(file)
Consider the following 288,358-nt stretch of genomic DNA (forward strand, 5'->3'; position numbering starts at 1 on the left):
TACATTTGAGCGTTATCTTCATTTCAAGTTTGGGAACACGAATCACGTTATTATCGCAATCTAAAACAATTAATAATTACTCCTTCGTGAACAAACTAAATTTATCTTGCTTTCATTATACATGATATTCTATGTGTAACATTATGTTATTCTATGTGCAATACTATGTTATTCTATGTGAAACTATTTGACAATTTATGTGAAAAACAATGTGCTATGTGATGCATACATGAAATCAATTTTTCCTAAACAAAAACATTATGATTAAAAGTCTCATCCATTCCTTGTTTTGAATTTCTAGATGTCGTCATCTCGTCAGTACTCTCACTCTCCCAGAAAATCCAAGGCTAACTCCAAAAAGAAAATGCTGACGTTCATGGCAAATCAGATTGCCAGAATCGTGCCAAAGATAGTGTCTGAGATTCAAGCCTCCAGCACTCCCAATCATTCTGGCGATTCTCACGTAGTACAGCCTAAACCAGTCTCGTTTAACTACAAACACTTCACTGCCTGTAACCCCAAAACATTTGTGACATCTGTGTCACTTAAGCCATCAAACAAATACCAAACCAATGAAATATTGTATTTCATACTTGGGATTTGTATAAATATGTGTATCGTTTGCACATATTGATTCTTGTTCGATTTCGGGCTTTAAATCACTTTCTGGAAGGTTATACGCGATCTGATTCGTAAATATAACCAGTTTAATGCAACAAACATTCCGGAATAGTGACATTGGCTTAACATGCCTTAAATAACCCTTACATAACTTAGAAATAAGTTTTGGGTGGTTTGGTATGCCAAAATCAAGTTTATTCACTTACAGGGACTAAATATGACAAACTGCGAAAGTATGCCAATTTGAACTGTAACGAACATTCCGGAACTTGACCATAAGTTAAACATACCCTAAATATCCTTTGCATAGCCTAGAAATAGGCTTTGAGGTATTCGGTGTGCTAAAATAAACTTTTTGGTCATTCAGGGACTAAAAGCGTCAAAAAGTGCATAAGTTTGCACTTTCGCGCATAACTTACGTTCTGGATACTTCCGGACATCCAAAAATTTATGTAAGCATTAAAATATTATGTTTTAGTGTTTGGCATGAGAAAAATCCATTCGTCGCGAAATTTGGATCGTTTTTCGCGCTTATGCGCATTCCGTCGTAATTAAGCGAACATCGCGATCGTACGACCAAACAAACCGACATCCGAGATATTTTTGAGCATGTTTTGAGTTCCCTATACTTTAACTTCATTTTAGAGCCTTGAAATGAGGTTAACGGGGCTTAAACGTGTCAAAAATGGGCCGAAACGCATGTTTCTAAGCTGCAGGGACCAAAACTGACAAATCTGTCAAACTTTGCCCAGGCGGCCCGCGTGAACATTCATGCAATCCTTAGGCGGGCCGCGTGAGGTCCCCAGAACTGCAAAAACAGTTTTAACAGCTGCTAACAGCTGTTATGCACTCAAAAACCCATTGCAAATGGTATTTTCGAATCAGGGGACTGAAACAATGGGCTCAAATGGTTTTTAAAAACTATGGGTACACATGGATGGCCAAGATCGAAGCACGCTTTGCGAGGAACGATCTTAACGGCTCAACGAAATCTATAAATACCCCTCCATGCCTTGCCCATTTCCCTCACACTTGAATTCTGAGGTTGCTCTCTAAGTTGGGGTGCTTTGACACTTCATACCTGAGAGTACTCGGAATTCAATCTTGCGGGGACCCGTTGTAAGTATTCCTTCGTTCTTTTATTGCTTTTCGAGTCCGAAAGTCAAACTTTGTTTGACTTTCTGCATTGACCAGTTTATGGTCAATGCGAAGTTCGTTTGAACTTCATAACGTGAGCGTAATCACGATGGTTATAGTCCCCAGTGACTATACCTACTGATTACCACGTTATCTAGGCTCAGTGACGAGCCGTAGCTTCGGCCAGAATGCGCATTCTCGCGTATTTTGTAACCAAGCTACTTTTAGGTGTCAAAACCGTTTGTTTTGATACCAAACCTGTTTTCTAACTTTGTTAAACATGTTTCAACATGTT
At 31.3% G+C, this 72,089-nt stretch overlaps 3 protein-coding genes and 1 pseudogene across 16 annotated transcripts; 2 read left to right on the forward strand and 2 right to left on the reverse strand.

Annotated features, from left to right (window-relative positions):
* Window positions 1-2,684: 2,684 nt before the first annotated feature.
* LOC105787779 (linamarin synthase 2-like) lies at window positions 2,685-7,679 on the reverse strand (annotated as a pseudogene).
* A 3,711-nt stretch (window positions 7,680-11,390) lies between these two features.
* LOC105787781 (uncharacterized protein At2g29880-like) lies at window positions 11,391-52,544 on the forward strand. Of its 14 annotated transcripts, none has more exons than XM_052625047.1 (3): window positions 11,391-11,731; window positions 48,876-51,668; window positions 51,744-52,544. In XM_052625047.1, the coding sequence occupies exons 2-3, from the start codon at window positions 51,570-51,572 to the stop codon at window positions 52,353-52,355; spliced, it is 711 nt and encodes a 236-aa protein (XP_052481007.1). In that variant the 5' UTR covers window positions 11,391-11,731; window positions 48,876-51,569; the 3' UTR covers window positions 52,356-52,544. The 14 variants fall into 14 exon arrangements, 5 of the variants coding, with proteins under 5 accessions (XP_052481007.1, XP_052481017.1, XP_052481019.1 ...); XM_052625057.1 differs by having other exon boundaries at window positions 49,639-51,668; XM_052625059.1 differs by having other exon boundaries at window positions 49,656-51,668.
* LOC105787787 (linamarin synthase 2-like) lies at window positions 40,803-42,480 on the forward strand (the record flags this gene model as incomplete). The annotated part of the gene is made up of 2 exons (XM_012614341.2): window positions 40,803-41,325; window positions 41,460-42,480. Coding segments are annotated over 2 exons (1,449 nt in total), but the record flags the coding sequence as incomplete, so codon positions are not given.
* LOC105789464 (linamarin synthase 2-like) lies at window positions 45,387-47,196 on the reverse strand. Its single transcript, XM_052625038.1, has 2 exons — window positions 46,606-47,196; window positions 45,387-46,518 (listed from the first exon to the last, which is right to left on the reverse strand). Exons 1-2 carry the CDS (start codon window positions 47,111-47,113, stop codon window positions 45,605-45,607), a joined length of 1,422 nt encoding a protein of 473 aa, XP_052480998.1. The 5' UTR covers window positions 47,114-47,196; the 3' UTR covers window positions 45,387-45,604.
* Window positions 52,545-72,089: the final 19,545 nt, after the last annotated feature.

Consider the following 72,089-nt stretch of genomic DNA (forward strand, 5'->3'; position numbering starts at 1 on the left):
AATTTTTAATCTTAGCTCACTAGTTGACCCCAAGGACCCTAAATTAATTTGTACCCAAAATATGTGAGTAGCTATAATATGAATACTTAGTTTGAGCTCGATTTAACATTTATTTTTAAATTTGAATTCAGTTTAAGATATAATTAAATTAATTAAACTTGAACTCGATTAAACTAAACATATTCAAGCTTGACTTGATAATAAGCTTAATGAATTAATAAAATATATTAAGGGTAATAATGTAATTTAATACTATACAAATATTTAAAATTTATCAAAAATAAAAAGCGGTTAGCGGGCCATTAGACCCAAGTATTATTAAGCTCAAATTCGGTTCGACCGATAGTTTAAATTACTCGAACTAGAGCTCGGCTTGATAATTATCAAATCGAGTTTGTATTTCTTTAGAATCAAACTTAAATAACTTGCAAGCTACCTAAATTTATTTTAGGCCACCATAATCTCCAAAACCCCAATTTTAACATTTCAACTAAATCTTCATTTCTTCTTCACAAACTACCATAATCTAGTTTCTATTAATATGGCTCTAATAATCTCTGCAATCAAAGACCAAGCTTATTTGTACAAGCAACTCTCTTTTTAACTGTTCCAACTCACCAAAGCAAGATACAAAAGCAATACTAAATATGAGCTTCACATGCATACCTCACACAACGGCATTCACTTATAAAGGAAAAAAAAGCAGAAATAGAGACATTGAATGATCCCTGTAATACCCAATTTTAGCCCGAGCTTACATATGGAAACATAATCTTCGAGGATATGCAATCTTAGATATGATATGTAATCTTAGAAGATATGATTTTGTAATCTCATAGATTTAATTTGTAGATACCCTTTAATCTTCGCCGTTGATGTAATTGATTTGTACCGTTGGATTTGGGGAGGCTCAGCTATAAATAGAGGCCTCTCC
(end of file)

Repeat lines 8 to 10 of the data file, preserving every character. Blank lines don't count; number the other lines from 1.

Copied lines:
* LOC105787781 (uncharacterized protein At2g29880-like) lies at window positions 11,391-52,544 on the forward strand. Of its 14 annotated transcripts, none has more exons than XM_052625047.1 (3): window positions 11,391-11,731; window positions 48,876-51,668; window positions 51,744-52,544. In XM_052625047.1, the coding sequence occupies exons 2-3, from the start codon at window positions 51,570-51,572 to the stop codon at window positions 52,353-52,355; spliced, it is 711 nt and encodes a 236-aa protein (XP_052481007.1). In that variant the 5' UTR covers window positions 11,391-11,731; window positions 48,876-51,569; the 3' UTR covers window positions 52,356-52,544. The 14 variants fall into 14 exon arrangements, 5 of the variants coding, with proteins under 5 accessions (XP_052481007.1, XP_052481017.1, XP_052481019.1 ...); XM_052625057.1 differs by having other exon boundaries at window positions 49,639-51,668; XM_052625059.1 differs by having other exon boundaries at window positions 49,656-51,668.
* LOC105787787 (linamarin synthase 2-like) lies at window positions 40,803-42,480 on the forward strand (the record flags this gene model as incomplete). The annotated part of the gene is made up of 2 exons (XM_012614341.2): window positions 40,803-41,325; window positions 41,460-42,480. Coding segments are annotated over 2 exons (1,449 nt in total), but the record flags the coding sequence as incomplete, so codon positions are not given.
* LOC105789464 (linamarin synthase 2-like) lies at window positions 45,387-47,196 on the reverse strand. Its single transcript, XM_052625038.1, has 2 exons — window positions 46,606-47,196; window positions 45,387-46,518 (listed from the first exon to the last, which is right to left on the reverse strand). Exons 1-2 carry the CDS (start codon window positions 47,111-47,113, stop codon window positions 45,605-45,607), a joined length of 1,422 nt encoding a protein of 473 aa, XP_052480998.1. The 5' UTR covers window positions 47,114-47,196; the 3' UTR covers window positions 45,387-45,604.